The above examples should be easy to understand for nodes, but remember they apply to relationships too. New relationships in a pattern will be created if the entire pattern doesn’t exist. It’s easiest to see this in action when we use a larger pattern.

Consider if we needed to enroll a :Student in a :Class for a specific :Term. Let us assume the student, term, and class exist in the graph already.

MATCH (student:Student{id:123})
MATCH (spring:Term{name:'Spring2017'})
MATCH (class:Class{name:'Cypher101'})
MERGE (student)-[:ENROLLED_IN]->(class)-[:FOR_TERM]->(spring)

This may look correct, and may behave correctly when neither of those relationships exist ahead of time, but if there is any imbalance here where only half of the pattern exists, then this will end up creating duplicate elements. This would be most apparent if the query was run for multiple students, instead of just one.

On the first run, for the first student, the relationships would be created as expected.

On the next run, for the next student, there is a :FOR_TERM relationship between the class and the term, but the student isn’t enrolled in the class. Since the entire pattern doesn’t exist, the entire pattern will be created (excluding bound nodes), so the student will be enrolled in the class, and new (duplicate) :FOR_TERM relationship will be created between the class and the term.

If the query was run 30 times to enroll 30 students for the same class and term, there would be 30 :FOR_TERM relationships between the class and the term by the time we finished.

To fix this, if it’s known that the :FOR_TERM relationship already exists between each :Class and its :Term, then move that part of the pattern into the MATCH.

MATCH (student:Student{id:123})
MATCH (class:Class{name:'Cypher101'})-[:FOR_TERM]->(spring:Term{name:'Spring2017'})
MERGE (student)-[:ENROLLED_IN]->(class)

If we don’t know if the :FOR_TERM relationship exists already, then we would have to break this down further, MATCHing on the student, class, and term, then doing the MERGE for :FOR_TERM, then the MERGE for :ENROLLED_IN.

The takeaway here is that the MERGE of longer patterns should generally be avoided. If parts of the pattern exist but not the entire pattern, you will likely see duplicates, so consider breaking down the MERGE of larger patterns into separate MERGEs on smaller patterns.

Use ON MERGE and ON CREATE after MERGE to SET properties according to MERGE behavior

Often after a MERGE we need to SET properties on elements of the pattern, but we may want to conditionally set these properties depending on if MERGE matched to an existing pattern, or had to create it. For example, if we have default property values we want to set on creation.

The ON MERGE and ON CREATE clauses give us the control we need. This also makes it possible to re-run queries and ensure we aren’t overriding existing properties with defaults.

Here’s an example when setting student report cards and grades, assuming {grades} is a map parameter of grades we want to set when creating a new :ReportCard node.

MATCH (student:Student{id:123})
MERGE (student)-[:EARNED]->(reportCard:ReportCard{term:'Spring2017'})
ON CREATE SET reportCard += {grades}

MERGE acquires locks on nodes and relationships in the pattern when resulting in pattern creation

When MERGE fails to find an existing pattern, it will acquire locks on all bound nodes and relationships in the pattern before creating the missing elements of the pattern.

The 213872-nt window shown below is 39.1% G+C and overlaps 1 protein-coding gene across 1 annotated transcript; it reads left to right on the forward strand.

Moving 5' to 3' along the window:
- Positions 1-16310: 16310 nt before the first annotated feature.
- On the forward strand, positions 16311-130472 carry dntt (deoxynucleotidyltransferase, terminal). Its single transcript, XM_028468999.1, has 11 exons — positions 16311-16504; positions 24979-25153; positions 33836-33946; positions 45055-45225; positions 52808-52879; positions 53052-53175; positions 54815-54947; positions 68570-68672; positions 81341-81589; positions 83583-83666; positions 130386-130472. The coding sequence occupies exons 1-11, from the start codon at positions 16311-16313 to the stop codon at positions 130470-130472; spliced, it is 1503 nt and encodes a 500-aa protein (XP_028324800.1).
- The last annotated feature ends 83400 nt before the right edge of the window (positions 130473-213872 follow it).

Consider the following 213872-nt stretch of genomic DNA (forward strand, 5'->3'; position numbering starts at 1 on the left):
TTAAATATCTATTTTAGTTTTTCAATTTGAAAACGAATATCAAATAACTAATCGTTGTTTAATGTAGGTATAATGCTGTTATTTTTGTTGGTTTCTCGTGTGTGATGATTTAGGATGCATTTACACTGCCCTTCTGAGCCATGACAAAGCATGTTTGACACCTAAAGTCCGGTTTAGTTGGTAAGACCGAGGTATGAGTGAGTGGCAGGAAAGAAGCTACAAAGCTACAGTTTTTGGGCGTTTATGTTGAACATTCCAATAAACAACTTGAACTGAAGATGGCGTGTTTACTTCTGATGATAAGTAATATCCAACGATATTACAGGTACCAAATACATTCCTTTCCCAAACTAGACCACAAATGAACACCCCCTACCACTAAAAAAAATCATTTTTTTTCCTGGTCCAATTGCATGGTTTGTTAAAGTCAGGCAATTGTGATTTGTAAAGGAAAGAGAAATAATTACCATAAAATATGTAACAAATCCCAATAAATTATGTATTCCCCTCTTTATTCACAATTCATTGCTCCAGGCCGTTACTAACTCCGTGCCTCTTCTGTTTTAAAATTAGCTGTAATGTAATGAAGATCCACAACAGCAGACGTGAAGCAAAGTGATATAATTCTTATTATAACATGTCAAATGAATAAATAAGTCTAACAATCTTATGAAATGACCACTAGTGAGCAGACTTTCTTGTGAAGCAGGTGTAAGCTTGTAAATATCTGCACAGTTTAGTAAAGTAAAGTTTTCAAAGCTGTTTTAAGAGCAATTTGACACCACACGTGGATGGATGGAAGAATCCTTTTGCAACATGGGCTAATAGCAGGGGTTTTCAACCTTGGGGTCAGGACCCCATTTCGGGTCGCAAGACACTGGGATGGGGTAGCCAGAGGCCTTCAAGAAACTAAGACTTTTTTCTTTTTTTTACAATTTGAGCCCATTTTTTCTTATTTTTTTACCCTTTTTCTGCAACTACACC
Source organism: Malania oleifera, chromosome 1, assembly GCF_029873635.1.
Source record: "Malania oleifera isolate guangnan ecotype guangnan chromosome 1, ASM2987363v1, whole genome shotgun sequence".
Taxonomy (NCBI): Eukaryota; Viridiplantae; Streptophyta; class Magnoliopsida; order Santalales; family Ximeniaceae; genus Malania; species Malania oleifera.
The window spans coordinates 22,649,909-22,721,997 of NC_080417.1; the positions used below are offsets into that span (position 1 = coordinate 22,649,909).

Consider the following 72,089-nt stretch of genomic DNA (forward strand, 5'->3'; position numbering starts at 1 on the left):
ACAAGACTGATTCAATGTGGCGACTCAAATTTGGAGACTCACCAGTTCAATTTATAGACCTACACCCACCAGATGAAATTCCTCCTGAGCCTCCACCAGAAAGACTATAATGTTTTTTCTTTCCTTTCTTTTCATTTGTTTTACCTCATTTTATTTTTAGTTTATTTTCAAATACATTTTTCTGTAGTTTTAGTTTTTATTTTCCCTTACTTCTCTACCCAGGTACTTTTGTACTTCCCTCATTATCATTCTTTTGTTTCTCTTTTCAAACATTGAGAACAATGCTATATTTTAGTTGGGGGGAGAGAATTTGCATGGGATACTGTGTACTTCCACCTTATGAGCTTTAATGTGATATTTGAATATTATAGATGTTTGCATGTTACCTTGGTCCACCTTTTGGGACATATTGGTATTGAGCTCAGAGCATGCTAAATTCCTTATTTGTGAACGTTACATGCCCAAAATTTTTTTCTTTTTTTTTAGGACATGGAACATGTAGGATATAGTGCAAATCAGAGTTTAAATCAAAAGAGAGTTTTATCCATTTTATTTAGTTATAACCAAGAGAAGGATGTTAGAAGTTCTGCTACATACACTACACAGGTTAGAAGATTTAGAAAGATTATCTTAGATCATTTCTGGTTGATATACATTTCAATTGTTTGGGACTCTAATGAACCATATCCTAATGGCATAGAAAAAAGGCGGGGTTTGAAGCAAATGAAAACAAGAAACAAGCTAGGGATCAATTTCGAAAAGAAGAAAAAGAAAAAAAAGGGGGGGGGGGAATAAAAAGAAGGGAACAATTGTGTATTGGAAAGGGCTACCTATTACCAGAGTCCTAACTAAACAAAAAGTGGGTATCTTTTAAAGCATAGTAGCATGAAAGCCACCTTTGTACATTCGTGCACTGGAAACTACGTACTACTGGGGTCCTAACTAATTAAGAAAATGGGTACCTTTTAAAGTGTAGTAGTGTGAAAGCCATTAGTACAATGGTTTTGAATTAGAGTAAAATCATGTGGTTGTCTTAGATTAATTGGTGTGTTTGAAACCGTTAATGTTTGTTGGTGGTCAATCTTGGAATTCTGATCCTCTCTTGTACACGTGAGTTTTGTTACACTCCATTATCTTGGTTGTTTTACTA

This is to ensure a MERGE or CREATE can’t concurrently create the pattern (or alter the properties of an existing pattern to make it identical to the desired pattern) while the MERGE is executing, which would cause pattern duplication.

After locking on bound elements, MERGE performs another MATCH on the pattern to avoid race conditions where the pattern might get created in the time gap between when MERGE determined the pattern doesn’t exist, and when locks were acquired.

MERGE on a single node pattern may create duplicates unless there is a unique constraint

When performing MERGE on a single-node pattern when the node does not yet exist (and there is no unique constraint), there is nothing to lock on to avoid race conditions, so concurrent transactions may result in duplicate nodes.

For example:

MERGE (student:Student{id:123})

If there is no unique constraint, then concurrent executions of this query (or any other query that may be doing a MERGE or CREATE involving a :Student node with this id) may result in multiple nodes for the same student.

By adding a unique constraint on :Student(id), schema locks will ensure that the student nodes are unique, and no duplicates will occur.

MERGE on a larger pattern not using bound nodes may also create duplicates

In the above case of a single node (when the node doesn’t yet exist), we don’t have any bound nodes to use for locking. Similarly, if the MERGE is on a pattern larger than a single node, where the entire pattern doesn’t exist, and no bound nodes are used in the pattern, there is nothing to lock on to avoid race conditions, so it faces the same risk of duplication with concurrent writes.

MERGE (class:Class{name:'Cypher101'})-[:FOR_TERM]->(spring:Term{name:'Spring2017'})

Note for Neo4j < 3.0.9 for 3.0.x versions, and < 3.1.2 for 3.1.x versions

A bug in the cost planner for affected versions prevented double-checked locking on MERGE. This allowed race conditions which could result in duplicate patterns being created by concurrent MERGE operations, or other write operation which caused the previously non-existent pattern to exist.

We recommend upgrading to a version which includes this bug fix.